Jason Webster took the audience on a journey of his attempt at reproducing results from a scientific journal paper in computational neuroscience, published in Scientific Reports: “The neural representation of personally familiar and unfamiliar faces in the distributed system for face perception.”.
The goal of the case study was to see how easy it would be to reproduce results from a published scientific paper, starting with the given data and code accompanying the paper and following the methods described in the paper.
Jason began his presentation by providing an overview of the paper, summarizing the questions of investigation in the paper and the important methods used in the analysis. The paper is focused on familiar and unfamiliar face processing in the human brain and the number of regions in the brain associated with face recognition. Through new analysis methods presented in the paper, the authors seek to update the current model of the brain regions associated with face recognition.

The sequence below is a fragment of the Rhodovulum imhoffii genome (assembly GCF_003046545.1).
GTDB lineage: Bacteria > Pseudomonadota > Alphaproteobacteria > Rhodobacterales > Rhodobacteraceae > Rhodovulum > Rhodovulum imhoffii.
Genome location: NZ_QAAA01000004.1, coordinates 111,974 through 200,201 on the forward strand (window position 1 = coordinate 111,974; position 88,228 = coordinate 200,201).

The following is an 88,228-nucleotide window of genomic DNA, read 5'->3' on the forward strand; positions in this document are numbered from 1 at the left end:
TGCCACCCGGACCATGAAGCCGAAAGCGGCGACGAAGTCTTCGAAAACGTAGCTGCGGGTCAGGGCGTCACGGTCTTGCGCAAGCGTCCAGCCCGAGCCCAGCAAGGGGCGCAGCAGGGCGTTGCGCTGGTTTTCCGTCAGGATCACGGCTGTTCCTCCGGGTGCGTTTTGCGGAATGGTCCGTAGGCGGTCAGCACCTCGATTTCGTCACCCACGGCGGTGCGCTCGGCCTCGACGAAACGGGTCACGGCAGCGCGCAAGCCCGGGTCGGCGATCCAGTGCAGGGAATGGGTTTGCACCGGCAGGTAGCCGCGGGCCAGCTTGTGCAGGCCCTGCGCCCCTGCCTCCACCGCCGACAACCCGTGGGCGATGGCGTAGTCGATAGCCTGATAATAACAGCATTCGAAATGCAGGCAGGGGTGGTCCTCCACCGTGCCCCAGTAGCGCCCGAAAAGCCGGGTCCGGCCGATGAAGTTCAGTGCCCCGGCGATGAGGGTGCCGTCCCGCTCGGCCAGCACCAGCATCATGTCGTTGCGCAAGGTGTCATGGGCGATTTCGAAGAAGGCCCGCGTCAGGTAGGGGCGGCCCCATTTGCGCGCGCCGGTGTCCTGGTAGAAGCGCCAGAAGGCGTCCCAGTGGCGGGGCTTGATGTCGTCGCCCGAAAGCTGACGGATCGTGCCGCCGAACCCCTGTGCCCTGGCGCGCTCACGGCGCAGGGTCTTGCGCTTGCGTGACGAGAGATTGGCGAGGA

One of the methods discussed by Jason in his talk was Representation Similarity Analysis (RSA), which allows one to compare response patterns to stimuli across brain regions and models. A stimulus is presented to the brain or a computational model and the response pattern to the stimulus is analyzed. The response patterns of different brain regions are compared using the correlation matrix (of responses) and the dissimilarity matrix. This technique can be used to compare response patterns across brain regions as well as across subjects. In his presentation, Jason presented a dissimilarity matrix looking at the dissimilarity between responses in particular brain regions to animate (body and face) and inanimate (natural and artificial) objects. RSA allows one to visualize how different or similar the response patterns are across different brain regions and across different subjects to different stimuli. One of the key questions answered in the paper is which areas of the brain give a higher response to familiar faces. Jason also mentioned the method of Multivoxel Pattern Analysis (MVPA) which additionally takes into account the contribution of relationships between multiple voxels from a brain fMRI. This type of analysis is different than the analysis of generalized linear models (GLMs) which focus only on assessing whether the response pattern of a given voxel is higher or lower under one condition versus another. The brain’s exact positioning inside the skull is different for different individuals. Jason mentioned that the MVPA is useful for aligning brain regions from fMRI in different subjects. The next part of the presentation focused on Jason’s experience of using the given code and data to reconstruct the results in the paper. Working with the given code didn’t turn out to be so straightforward. Jason mentioned that upon running the code, he got errors right away; after some troubleshooting, he discovered that this was because the code depended on using functions that are available in a different version of Python but not available in the current version. So in a way, this turned the code that came with the paper, which was published in September 2017, into an obsolete form for use in November, 2017. Jason told us that there was no documentation that would allow the user to anticipate this before running the given code. Perhaps the most important take-home message from this experience was that researchers need to formally specify dependencies in documentation of their code if they intend to make it to be useable for third parties. Jason added that the code was nicely written but there were holes in documentation. For example, he couldn’t figure out how the authors got the Regions of Interest (ROIs). Additionally, of the files provided in the acommpanying data, there was no documentation about which file should be used at which step. The presentation then transitioned into a round-table discussion as Anisha Keshavan from the audience asked a follow-up question to the above point. She asked if there was a standard way to name files in computational projects so it is easier to notice which file does what or how each file fits into the analysis. Ariel Rokem replied, mentioning Bill Noble’s paper, “A Quick Guide to Organizing Computational Biology Projects” as a useful read to answer that question. The session ended with a discussion on what can be done to make code last. Someone suggested the use of Docker or Singularity which may allow the code to be in a useable form for a year or two. But once something changes in the installation of Docker, we are not sure what happens. So is there a permanent solution to be able to write code that would give reproducible results at any given stage of time? We concluded, currently there is none. But that is a place where neuroinformaticians could step in and work towards a creative solution for writing code and documentation in a way that allowallows independent researchers to access, understand and run others’ code to produce reproducible results